Furthermore, the shelling and attacks by the Syrian and Russian military have killed dozens of people and displaced more than 100,000 since August 2023.

The UN was only able to secure 37% of the $5.3 billion (€4.9 billion) needed for its 2023 humanitarian response in Syria, David Carden, the UN's deputy regional humanitarian coordinator for the Syria crisis,  told The Associated Press news agency during a visit to northwestern Syria in late January.

Due to severe financial constraints, the UN World Food Program was also forced to suspend its food aid throughout Syria as of January, with disastrous consequences for the population, especially in the northwestern refugee camps.

There, Hanaa A. regularly received a box of staple foods from the UN, such as rice, flour and lentils. 

"We really feel the lack of this food, and buying it in the quantities we need is expensive. Unfortunately, I don't have a job either," she said.

Rising inflation and increasing unemployment are further exacerbating the situation. Many people now find it almost impossible to meet their basic needs. Not only is food in short supply, but medicines and urgently needed medical care are also scarce.

Increasing malnutrition rates

Donor fatigue and increasing crises in other parts of the world are also causing funding problems for aid programs.

"Acute hunger remains at record levels in today's post-pandemic world, and yet, humanitarian funding has returned to pre-pandemic levels," Martin Penner, WFP's spokesperson, told DW. "Almost half of WFP country operations have already cut the size and scope of food, cash and nutrition assistance this year."

Penner has observed that this situation is not unique to WFP. It rather reflects the new, more challenging financial landscape of the entire humanitarian sector.

To reduce the risk of donor fatigue, to support the Syrian civil society and to further promote UN efforts, the EU already launched conferences to "Support the Future of Syria and the Region" in 2017.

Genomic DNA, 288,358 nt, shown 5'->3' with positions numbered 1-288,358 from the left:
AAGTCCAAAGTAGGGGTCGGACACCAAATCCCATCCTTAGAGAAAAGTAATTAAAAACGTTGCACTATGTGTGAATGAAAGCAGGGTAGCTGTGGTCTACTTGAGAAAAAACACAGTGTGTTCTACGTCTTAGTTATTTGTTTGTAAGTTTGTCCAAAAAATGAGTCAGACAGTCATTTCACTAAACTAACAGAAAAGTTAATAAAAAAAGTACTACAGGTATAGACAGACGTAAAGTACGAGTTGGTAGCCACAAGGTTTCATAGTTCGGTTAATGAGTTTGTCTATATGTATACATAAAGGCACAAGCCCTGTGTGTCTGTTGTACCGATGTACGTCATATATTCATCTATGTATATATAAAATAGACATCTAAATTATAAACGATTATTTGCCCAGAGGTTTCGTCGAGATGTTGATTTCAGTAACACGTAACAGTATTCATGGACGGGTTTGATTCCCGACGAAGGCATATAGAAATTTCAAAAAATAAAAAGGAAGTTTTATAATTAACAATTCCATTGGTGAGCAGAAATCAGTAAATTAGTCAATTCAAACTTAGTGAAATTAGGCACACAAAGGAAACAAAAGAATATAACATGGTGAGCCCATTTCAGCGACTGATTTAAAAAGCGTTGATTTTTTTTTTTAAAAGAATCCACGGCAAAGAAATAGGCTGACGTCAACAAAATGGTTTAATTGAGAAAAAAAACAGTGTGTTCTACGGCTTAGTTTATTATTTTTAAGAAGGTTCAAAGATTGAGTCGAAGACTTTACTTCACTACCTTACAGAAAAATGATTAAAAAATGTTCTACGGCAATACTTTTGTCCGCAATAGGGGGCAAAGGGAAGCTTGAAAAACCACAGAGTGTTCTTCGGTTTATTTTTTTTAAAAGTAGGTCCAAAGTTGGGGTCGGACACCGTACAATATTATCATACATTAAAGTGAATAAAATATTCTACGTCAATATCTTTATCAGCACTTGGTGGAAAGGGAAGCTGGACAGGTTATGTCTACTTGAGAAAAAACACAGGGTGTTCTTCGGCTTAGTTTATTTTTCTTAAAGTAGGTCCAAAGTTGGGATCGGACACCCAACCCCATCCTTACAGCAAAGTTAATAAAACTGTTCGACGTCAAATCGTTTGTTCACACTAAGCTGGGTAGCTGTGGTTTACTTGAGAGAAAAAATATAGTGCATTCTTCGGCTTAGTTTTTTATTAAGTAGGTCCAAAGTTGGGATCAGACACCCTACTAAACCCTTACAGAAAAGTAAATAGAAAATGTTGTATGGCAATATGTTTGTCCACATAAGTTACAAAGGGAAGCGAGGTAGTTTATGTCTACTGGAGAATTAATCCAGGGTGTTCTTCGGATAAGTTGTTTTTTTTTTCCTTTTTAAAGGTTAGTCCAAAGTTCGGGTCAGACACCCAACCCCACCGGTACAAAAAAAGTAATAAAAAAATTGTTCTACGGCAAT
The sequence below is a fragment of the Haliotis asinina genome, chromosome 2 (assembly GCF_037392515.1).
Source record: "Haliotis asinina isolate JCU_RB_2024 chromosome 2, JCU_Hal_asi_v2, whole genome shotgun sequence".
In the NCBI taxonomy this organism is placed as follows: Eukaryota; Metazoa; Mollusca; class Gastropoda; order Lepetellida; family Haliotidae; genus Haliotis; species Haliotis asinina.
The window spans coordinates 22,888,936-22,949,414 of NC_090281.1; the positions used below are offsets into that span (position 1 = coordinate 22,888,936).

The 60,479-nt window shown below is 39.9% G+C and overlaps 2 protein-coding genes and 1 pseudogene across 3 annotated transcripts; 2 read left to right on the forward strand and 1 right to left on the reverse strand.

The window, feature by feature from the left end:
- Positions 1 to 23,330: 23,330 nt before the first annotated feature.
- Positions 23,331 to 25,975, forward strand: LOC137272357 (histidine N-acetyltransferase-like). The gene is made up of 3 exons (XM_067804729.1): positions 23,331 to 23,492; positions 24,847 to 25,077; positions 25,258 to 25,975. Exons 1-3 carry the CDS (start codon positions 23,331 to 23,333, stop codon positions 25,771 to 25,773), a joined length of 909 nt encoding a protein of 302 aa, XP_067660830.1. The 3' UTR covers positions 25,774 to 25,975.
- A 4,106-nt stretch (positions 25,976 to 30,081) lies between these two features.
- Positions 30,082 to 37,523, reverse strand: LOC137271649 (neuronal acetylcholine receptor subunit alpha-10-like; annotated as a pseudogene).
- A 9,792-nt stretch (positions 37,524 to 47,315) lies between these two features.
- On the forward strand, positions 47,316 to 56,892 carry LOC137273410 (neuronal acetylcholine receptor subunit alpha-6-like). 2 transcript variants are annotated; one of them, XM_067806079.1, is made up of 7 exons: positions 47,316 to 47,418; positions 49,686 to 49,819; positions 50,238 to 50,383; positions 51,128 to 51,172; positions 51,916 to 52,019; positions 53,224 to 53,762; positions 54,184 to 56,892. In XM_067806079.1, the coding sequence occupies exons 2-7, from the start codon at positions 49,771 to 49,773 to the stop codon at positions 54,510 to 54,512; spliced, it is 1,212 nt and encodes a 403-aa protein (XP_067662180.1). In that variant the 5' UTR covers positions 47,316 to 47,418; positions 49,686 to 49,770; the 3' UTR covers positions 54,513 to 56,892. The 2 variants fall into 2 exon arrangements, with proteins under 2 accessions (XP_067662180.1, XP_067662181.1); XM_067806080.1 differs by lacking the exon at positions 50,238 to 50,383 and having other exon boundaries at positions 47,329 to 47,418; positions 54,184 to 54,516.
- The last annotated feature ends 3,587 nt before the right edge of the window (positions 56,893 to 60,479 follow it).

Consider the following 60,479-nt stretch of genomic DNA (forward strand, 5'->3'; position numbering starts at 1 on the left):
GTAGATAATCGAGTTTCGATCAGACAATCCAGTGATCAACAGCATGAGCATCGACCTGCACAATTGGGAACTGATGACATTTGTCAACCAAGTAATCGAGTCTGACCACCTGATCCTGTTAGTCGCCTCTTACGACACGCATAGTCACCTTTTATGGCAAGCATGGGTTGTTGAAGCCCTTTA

International pledges totaling €5.6 billion were made in 2023: €4.6 billion for 2023, but only €1 billion for 2024.

It's a drop in the ocean, considering that the World Bank estimates that the 2023 earthquake alone caused almost €5 billion worth of damage in northern Syria.

A Syrian woman stands outside tents in a refugee camp.
Hanaa A. can't feed her family since aid programs were suspended in January and she was cut off from basic suppliesImage: Omar Albam/DW

"People actually need more help now than before, not less!" said al-Kumait of the Molham Team aid group.

For now, WFP at least plans to continue assisting children under the age of 5 and pregnant and nursing mothers through nutrition programs, children in school and learning centers through its school meals program and farming families through its livelihood support program.

"WFP will continue supporting families affected by emergencies and natural disasters across the country through smaller, time-bound and more targeted emergency response interventions," Ross Smith, WFP deputy country director in Syria, told DW.

For now, however, Hanaa A. and her family don't benefit from this help. She doesn't know how she will feed herself and her family without any help or income of her own.

Syria's nightmare continues 1 year after deadly earthquakes

This article was translated from German by Jennifer Holleis.